The classic example is IQ between the sexes. Males and females have the same average IQ, but men have a wider standard deviation. There are more male geniuses but a lot more male morons too.

  12. Anonymous says:

    A friend of mine is studying liver cell sizes from an evolutionary biology standpoint. Given an ideal size, a species can achieve that size through a medium number of medium sized cells, a large number of small cells, or a small number of large cells.

    All three achieve the same optimal liver size, but the medium cell size has the lowest standard deviation. This is likely to be more stable, but the larger standard deviations make the others more capable of surviving an environmental change by increasing their tail ends.

    Just an example.

  13. Dr Obvious says:

    But what would make the standard deviation be larger?
    From a purely statistical standpoint, it is because they are a subpopulation. Consider two subpopulations identified by something with no bearing on athletics: red heads and people with wisdom teeth removed. Will those two group have the same SD as the general population? Almost undoubtedly no, they won't. That's just the way subpopulations work.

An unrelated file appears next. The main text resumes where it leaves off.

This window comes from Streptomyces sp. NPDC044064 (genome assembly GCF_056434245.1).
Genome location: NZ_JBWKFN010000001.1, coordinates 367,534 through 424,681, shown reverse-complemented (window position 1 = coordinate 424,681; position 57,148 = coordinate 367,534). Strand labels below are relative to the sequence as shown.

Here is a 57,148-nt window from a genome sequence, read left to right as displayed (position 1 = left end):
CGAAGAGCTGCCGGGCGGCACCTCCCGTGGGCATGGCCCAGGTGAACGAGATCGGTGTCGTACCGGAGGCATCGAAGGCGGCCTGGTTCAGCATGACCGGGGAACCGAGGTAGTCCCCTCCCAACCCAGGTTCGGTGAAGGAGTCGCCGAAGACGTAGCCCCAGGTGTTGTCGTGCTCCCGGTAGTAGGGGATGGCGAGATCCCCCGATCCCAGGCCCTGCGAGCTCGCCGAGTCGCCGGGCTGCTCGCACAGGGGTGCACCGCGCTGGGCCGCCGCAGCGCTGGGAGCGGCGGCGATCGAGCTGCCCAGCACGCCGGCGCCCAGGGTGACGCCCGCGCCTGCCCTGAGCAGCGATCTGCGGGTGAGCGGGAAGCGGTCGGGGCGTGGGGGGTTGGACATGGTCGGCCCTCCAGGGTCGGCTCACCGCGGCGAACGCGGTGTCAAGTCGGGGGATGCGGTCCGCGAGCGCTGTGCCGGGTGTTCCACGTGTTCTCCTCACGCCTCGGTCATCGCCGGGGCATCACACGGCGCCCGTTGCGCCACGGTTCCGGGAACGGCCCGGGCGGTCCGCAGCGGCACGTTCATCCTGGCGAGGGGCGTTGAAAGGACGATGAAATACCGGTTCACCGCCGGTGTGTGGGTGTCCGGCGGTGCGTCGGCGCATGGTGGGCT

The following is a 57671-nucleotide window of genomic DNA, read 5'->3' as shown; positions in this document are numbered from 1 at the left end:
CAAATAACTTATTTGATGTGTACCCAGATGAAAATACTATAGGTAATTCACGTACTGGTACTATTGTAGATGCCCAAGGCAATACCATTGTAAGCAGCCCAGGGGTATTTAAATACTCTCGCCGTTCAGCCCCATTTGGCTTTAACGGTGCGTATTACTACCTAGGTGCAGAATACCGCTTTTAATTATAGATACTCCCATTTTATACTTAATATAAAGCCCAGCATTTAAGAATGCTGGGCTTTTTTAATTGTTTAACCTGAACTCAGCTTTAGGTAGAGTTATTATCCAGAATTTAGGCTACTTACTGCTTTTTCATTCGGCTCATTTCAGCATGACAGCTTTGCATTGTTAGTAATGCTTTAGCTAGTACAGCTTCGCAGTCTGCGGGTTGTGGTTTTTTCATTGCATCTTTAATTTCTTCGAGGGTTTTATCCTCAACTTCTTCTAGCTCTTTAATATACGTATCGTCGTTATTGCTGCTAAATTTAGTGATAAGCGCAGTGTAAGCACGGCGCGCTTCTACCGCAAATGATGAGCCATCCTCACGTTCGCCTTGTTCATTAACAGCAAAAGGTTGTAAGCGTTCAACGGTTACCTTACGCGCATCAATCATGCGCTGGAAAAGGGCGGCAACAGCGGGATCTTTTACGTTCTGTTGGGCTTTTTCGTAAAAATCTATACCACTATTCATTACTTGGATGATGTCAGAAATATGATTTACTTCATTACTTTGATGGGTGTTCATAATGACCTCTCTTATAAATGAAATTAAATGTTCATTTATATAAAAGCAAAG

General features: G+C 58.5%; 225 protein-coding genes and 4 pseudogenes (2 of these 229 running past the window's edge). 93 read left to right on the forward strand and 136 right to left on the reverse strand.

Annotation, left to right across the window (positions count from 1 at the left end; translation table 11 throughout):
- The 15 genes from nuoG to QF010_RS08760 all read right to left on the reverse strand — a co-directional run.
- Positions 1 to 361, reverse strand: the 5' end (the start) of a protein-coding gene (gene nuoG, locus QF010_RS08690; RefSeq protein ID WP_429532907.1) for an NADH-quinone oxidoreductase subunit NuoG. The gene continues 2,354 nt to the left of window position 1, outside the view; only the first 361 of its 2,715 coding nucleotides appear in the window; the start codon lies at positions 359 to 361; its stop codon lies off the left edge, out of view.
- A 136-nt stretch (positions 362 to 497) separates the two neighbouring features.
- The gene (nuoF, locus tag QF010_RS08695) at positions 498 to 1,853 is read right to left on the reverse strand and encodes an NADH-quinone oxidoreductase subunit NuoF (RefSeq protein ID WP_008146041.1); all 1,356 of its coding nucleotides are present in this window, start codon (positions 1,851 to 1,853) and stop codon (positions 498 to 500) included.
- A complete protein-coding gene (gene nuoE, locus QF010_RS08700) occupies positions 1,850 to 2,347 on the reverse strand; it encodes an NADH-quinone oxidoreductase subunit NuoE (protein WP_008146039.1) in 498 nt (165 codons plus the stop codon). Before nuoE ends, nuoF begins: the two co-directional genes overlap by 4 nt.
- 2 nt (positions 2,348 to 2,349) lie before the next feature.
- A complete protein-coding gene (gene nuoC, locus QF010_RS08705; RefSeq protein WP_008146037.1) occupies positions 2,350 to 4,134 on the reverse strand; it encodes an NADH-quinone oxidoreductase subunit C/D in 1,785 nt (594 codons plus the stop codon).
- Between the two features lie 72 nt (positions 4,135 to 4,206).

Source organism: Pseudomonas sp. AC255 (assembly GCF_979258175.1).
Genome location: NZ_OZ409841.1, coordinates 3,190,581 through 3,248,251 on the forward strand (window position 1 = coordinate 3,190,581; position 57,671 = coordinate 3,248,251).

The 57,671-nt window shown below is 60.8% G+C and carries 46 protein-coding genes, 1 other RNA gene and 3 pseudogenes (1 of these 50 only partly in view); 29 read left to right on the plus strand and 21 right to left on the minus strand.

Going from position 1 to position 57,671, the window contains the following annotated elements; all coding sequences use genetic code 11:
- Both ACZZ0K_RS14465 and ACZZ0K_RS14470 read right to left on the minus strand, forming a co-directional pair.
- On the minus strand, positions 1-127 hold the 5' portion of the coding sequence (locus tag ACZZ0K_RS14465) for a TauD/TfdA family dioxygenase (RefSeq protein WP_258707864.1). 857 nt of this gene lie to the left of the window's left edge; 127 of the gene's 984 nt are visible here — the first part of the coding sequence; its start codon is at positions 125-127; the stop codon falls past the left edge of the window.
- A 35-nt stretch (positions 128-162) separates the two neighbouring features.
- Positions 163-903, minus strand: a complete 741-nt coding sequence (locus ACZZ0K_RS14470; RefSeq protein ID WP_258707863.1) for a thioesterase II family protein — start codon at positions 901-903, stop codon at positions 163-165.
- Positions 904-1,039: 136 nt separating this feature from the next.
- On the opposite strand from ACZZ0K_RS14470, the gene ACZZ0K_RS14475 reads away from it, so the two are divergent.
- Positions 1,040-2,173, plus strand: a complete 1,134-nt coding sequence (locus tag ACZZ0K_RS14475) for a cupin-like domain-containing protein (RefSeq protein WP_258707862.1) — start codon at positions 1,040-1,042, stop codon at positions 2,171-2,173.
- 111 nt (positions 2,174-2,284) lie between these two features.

If we get a larger SD for red heads and smaller for the wisdom teeth crowd, we'll see more redhead pro athletes, even though red hair doesn't have any impact on athletic achievement.

    There may be no genetic reason* for a difference in SD among Samoans. Remember, genetics is the random attempts to be good enough, not optimal.

    *but I wouldn't bet on it.

  14. Steve Sailer says:

    It's striking how much anger this post, which clearly understates the sizable genetic differences in size and muscle mass between Samoans and most other racial groups, has generated. Before the first Samoan became prominent in college football (quarterback Jack Thompson, "The Throwin' Samoan"), the great writer Tom Wolfe pointed out in his 1970 book Radical Chic & Mau-Mauing the Flak Catcher:

    "Have you ever by any chance seen professional football players in person, like on the street? The thing you notice is not just that they're big but that they are so big, it's weird… From the ears down, the big yoyos are just one solid welded hulk, the size of an oil burner… Well, that will give you some idea of the Samoans, because they're bigger. The average Samoan makes Bubba Smith of the Colts look like a shrimp. They start out at about 300 pounds and from there they just get wider."